Would you want to set up FairPhone? January 14, 2014Posted by Tomboktu in Choice, Community, Employment Rights, Environment, Ethics, FairPhone, Human Rights, Technology, Workers Rights.
Who in their right mind would want to set up FairPhone? Obviously you can check out their site to find out who actually did set it up as a Dutch social enterprise, but would you want to?
Park, for a moment, the ‘fair’ bit and think about what is involved setting up a company to make a new smartphone. Smartphones are complex products, with chips, capacitors, resistors, glass, sensors, casings, displays, batteries, cameras, speakers, antennae, sockets and other bits and pieces that I don’t know about. And you’d need software. You would also need to design all of this, or get people to do that for you, and to set up or find a factory to make it.
If you did do it, you would be going into a market with big brands like Samsung, iPhone, Sony, Nokia, HTC, and so on, so you would need a pretty strong selling point to attract customers from the products offered by those heavy-hitters.
For FairPhone, that selling point is the ‘fair’ bit. But even that presents two challenges. First is that smartphones are not like bananas. It is simply not possible to get fair microchips, capacitors, resistors, glass, sensors, casings, displays, batteries, cameras, speakers, antennae, sockets and all of the other bits and pieces. The second challenge is more fundamental: what is a ‘fair’ chip, a fair capacitor, etc., anyway?
FairPhone decided that the starting point — and only a starting point — for them would be two things.
- They would choose the right materials for the phone, and specifically that the tantalum in the capacitors and the tin in the solder would be ‘conflict-free’, sourced in DR Congo but without aiding warlords.
- They would seek to worker representation and better working conditions for the Chinese workers assembling the phone
Deciding to get the phone made in China was itself something involved some thought, but that is where the industry is concentrated and they concluded that going elsewhere would do nothing to influence the standards for phone workers in the industry.
The project has been three years running. Like any start-up it hit snags. One ‘fun’ detail their production manager recounts is that the shut-down of the USA federal government last October caused a delay when they were undergoing the process of US FCC certification. That wasn’t the only delay, and the original planned distribution of the autumn slipped.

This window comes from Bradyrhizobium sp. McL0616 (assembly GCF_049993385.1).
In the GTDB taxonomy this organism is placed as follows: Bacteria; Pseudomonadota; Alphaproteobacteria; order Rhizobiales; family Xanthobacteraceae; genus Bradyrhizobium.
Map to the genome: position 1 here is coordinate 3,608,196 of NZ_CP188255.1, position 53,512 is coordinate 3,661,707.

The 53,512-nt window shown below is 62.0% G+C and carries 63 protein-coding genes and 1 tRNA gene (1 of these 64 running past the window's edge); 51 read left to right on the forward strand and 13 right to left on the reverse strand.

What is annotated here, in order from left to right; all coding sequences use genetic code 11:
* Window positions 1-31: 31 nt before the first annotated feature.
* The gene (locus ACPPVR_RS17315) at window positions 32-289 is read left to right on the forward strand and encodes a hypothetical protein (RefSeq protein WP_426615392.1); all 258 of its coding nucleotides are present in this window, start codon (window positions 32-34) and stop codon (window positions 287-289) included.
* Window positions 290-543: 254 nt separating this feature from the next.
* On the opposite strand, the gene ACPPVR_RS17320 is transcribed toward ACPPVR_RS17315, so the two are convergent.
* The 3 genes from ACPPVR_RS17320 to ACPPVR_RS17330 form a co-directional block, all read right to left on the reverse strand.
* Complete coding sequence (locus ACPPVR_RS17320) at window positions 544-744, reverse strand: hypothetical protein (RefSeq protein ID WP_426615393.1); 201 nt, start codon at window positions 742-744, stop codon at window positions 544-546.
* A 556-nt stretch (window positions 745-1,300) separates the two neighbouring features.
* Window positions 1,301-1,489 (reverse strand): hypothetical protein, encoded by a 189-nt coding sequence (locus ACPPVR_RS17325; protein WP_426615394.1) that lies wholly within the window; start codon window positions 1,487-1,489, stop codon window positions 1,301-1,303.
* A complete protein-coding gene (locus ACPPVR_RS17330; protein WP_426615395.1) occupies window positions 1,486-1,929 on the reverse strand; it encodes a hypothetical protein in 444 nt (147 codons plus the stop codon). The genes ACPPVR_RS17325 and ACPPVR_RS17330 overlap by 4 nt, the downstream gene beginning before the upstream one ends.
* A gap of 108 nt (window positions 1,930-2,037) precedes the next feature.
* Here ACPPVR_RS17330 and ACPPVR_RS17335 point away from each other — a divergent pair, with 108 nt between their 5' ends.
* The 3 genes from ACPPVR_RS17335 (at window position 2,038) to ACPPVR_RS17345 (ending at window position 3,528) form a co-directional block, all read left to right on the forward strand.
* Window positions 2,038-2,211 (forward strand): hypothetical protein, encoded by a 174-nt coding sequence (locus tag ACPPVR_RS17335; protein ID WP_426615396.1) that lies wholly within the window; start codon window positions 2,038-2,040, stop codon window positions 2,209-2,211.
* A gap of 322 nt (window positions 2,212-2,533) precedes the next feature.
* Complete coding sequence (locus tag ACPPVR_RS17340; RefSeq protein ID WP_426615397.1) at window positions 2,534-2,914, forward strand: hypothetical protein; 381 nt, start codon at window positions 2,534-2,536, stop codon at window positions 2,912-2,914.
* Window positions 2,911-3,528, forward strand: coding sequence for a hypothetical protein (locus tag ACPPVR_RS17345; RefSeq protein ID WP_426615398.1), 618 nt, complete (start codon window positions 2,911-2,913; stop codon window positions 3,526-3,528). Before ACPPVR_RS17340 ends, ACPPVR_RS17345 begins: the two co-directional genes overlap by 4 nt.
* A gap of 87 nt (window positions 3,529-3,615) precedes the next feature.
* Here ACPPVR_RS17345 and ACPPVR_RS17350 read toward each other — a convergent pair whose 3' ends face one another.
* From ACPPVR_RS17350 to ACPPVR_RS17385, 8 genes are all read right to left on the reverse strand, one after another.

And so, on Christmas Eve, they were able to ship 1,000 phones to customer with the remaining 24,000 to be shipped in the weeks after that.
If had been you, you might feel some sense of achievement and be happy to go on your Christmas break, as the actual FairPhone team did. However, the internet didn’t take a Christmas break, and posters used the comments section on the FairPhone and Facebook blog to lay attack and complaint over the Christmas break and continuing into the New year’s break: the source code for the processor was not open source, the delivery delay was unacceptable, the chip was not the right one for interactive gaming, the information on shipping was inadequate, the phone wasn’t actually fair, if they wanted conflict-free tin then they should have got it from an Australian mines, the shipping company was the wrong choice, and on and on. And they did hit real problems — for example, the first set of phone for Swiss customers were not shipped when planned because that involves a different form of invoice for customs clearance which takes longer to produce, and the shipper did not have full capacity until after the new year.
The ‘come one, come all’ nature of the complaints was illustrated by a pair that came from opposite directions, one arguing that their communication on technical details and shipping showed they were no better than Apple, and another complaining that Apple’s production systems were in fact more ethical than FairPhone’s.
If I’d been running FairPhone, that barrage would have set my back. But they upped their communications, with daily updates on distribution. This, by the way, is from an enterprise that is already remarkably open and which provided a break-down of where every euro that the customer pays is spent.
And as I type, 11,048 phones have been shipped, 23,500 of the sold-out 25,000 first edition have been assembled, and 21,500 more have been ordered.
The truly daunting fact is not that they put up with the challenges but that are coming back for more. The little — a characteristic they stress — that they have achieved under the ‘fair’ heading is only the first step and they are planning to use the toe they have inserted in the door to try to shift the way in which our phones are made.